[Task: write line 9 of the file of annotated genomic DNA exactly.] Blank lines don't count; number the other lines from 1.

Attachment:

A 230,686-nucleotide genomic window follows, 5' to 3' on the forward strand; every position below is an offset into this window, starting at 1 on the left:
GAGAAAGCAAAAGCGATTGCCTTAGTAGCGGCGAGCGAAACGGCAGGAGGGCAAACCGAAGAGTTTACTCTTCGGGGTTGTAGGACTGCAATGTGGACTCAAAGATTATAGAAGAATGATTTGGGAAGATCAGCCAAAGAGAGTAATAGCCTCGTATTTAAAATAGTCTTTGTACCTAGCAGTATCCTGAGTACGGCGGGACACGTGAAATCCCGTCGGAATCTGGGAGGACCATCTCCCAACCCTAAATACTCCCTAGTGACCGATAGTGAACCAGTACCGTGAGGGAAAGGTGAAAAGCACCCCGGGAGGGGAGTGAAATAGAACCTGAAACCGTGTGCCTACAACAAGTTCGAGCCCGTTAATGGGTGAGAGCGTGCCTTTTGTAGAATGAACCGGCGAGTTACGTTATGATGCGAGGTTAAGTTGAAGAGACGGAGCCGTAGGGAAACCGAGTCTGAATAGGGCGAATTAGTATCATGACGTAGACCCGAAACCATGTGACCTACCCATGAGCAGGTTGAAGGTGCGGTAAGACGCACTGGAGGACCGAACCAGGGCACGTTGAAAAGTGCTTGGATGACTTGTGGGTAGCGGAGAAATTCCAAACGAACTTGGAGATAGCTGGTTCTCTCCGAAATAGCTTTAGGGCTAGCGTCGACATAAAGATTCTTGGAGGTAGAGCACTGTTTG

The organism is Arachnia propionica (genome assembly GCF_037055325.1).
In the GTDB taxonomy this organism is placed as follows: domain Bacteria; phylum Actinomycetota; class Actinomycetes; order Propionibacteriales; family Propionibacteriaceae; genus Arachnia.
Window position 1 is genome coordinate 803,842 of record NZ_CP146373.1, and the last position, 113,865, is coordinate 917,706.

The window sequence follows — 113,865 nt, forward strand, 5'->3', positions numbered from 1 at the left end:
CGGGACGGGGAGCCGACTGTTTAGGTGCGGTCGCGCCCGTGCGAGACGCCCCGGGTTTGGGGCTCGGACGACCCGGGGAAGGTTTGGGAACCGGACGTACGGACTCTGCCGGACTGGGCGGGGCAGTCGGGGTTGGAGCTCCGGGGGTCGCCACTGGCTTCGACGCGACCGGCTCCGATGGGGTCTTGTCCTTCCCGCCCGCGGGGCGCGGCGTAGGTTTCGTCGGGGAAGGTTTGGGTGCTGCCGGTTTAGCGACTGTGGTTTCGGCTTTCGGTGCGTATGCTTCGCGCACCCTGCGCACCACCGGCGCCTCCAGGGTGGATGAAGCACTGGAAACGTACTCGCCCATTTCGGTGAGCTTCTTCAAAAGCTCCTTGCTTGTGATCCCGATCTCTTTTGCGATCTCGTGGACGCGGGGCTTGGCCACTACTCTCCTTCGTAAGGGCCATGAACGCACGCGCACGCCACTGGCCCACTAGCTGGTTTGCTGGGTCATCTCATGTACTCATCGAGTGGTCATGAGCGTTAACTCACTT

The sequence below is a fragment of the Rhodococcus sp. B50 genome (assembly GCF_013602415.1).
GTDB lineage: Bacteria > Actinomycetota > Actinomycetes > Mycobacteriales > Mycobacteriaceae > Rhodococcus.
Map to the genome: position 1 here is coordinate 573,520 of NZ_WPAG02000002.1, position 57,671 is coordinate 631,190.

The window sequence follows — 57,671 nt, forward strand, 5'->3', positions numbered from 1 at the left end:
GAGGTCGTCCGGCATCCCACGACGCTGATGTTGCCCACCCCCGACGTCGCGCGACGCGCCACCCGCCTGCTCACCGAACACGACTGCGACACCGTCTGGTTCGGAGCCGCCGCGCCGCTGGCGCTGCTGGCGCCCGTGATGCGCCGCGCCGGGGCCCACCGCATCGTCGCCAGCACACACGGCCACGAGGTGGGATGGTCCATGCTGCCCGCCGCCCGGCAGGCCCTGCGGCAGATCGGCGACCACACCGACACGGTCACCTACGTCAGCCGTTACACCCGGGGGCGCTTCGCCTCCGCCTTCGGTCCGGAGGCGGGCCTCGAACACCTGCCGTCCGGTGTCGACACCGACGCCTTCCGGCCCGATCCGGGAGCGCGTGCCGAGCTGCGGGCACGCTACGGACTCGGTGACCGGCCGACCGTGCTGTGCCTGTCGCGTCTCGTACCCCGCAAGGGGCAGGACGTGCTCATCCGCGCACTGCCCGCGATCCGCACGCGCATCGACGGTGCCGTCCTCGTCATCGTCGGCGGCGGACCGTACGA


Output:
GTDB lineage: Bacteria > Actinomycetota > Actinomycetes > Mycobacteriales > Mycobacteriaceae > Rhodococcus.